Water sports athletes may face pollution danger at Rio Olympics

© Ricardo Moraes
A report into potential health risks for swimmers and sailors at the upcoming Olympic Games in Brazil has concluded that athletes will compete in conditions that could make them seriously ill.

Rio De Janeiro’s waterways are notorious for their high levels of pollution, and making them safe was one of the main promises from the host nation after being awarded the global sporting spectacle.

However, only months out from the start of the Games, an in-depth investigation by ESPN has shown that Brazil has not delivered on its promise.

Swimming, sailing, rowing and kayaking events will be hosted in venues such as Guanabara Bay, which remains infested with unprocessed waste.

The blueprint was to rid the competition venues of at least 80 percent of the waste residing in the waters, but Rio 2016 spokesman Mario Andrada has confirmed this will not be the case.

“It’s not going to happen because there was not enough commitment, funds and energy,” he said.

“However, we finally got something that the bay has been missing for generations, which is public will for the cleaning.

“Nobody wants to have guests at their house and show a dirty house. So if we’re not able to reach the target, we need to keep working until the last minute and make sure that the athletes can compete in safe waters, and we’ve been doing this.”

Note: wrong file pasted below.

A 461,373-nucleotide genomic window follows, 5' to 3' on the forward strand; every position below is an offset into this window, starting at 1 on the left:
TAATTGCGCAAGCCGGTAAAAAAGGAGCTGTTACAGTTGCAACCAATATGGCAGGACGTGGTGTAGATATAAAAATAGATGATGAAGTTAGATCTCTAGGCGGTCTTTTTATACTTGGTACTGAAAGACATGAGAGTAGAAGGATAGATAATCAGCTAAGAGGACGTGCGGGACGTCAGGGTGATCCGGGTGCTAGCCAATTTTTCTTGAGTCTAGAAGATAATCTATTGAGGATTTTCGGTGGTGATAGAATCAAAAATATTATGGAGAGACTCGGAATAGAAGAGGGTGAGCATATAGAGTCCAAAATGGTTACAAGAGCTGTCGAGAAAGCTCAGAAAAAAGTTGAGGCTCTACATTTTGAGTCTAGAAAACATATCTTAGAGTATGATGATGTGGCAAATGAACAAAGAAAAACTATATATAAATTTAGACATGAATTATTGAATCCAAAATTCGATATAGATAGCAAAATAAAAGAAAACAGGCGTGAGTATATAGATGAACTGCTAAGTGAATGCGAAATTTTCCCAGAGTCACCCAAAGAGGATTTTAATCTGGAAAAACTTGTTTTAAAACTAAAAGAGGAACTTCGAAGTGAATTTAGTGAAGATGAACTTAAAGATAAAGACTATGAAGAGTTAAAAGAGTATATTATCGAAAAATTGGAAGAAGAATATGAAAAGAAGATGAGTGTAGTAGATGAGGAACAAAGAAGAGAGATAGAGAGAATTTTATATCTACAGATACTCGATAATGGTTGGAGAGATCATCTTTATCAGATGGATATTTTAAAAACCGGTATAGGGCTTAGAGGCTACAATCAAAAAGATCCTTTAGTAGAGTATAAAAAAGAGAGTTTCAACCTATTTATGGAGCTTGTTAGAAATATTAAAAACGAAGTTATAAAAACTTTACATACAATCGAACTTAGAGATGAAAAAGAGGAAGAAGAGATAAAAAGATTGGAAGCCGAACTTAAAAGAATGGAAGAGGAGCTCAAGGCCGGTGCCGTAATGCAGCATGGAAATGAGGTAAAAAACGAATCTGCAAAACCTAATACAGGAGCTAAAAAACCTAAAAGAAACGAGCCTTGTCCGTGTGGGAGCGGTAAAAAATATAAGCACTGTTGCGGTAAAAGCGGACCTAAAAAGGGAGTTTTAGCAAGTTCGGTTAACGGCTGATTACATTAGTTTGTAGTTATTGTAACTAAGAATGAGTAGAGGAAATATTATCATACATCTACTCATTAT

The International Olympic Committee (IOC) has maintained that the waters will be safe to compete in after conducting tests to measure bacterial levels, upon instruction from the World Health Organization (WHO).

However, an Associated Press investigation has unearthed the significant presence of viral pathogens – something the IOC has not been looking for and that the WHO has not told them to detect.

READ MORE: Budget cuts and raw sewage crippling Rio 2016 preparations

The AP report makes grim reading.

“The test results found high counts of active and infectious human adenoviruses, which multiply in the intestinal and respiratory tracts of people,” it reads.

“These are viruses that are known to cause respiratory and digestive illnesses, including explosive diarrhea and vomiting, but can also lead to more serious heart, brain and other diseases.”

Last year 13 rowers in the United States national team came down with stomach illness after competing in Rio waters at the World Rowing Junior Championships. Olympic sailor Erik Heil was also hospitalized to treat the flesh-eating superbug MRSA after a test event.

This time round, US athletes will be forced to have hepatitis A vaccinations, polio boosters and take oral typhoid vaccines, as well as taking a host of other precautions before competing.

An unorthodox proposition from an organization called the Clean Urban Delta Initiative is on the table to try to sanitize and improve conditions before the event.

Spearheaded by the Dutch Environment Ministry, alongside various NGOs and businesses, a proposal to install temporary water treatment plants and purify water via “constructed wetlands” has been put forward.

Despite this, most athletes set to compete in Brazilian waters must be fearing the worst, especially given the outbreak of the Zika virus in the South American country in recent months.

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